An aligned and clearly defined API makes the implementation smoother and ultimately contributes to a significantly higher quality of the software. This is a very important factor as it pays off in terms of maintenance and maintainability. Moreover, this allows you to focus on the use cases and features during development.

An OpenAPI definition also has some other advantages. With OpenAPI you automatically get mocks with examples added to the definition, which clearly simplifies the integration of an API especially in the development phase. You still must test the integration of the two systems later, but you don’t have to build a suitable mock yourself for the development.

When using the OpenAPI definition to generate your code automatically, you will keep the API definition up to date all the time, meaning that the documentation of your API becomes part of your development process. This generated code directly includes the validation defined in the OpenAPI. With this point the automation of the development process is increased and we ensure that the API documentation is always up to date.

API first makes happy

Is this true? At least according to the following statistics, about 80% of the respondents said that API first companies are more productive, create better software and are happier. In addition, the API first approach also seems to have its advantages in other points. For example, new products and features can be developed faster or security risks can be eliminated faster.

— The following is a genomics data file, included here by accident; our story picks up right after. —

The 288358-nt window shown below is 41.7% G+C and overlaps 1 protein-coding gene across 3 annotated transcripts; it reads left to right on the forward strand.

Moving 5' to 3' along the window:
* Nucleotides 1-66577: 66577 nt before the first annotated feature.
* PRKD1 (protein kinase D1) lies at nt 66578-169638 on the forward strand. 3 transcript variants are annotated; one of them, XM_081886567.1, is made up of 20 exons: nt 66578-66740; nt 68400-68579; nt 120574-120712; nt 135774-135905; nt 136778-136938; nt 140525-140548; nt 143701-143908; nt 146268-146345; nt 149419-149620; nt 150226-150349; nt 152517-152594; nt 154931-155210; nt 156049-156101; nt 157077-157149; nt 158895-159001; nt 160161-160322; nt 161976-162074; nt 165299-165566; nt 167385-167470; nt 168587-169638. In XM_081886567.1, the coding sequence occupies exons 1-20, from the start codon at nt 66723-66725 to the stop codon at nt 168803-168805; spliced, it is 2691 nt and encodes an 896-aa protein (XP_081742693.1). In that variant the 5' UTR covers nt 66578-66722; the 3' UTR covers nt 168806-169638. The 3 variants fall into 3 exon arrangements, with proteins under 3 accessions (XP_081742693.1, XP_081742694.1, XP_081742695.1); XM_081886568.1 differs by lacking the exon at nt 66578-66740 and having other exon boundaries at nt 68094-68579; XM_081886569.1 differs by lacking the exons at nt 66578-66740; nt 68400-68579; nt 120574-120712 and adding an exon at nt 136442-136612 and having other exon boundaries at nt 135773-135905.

API first makes developers happier

Source: https://www.postman.com/state-of-api/api-first-strategies/#API-first-strategies


The first step requires a change of mind of the developers and a rethinking in the company. The API has to be seen as a product which offers a whole range of advantages. However, is there anything wrong with thinking about your API from the start, even if the company may not be ready yet? No, but it does not always have to be an explicit API definition if that would be inappropriate for certain use case. For example, if we write a CLI application that reads in a text file and outputs it to the CLI, then we do not really need an API specification.

Even if you as a developer write a small script that only runs on your own computer you do not have to think about the API. You use it yourself and can change it as you like. In these cases, the data model may be the focus of the conception. However, this does not mean that a domain model is not also an important part of the conception in API first approach.

To follow the API first approach is a hard way to go, but in the end it is worth the hard work, because you are building a better piece of software.

Tips & Tricks

Finally, I would like to share a few tips that have made my job a lot easier over the years.

tips and tricks

Helpful Tools

For the brainstorming at the beginning of the project miro is a great tool, but here are as well many other tools useful for brainstorming. A tool for domain storytelling to identify the use cases is Egon.io.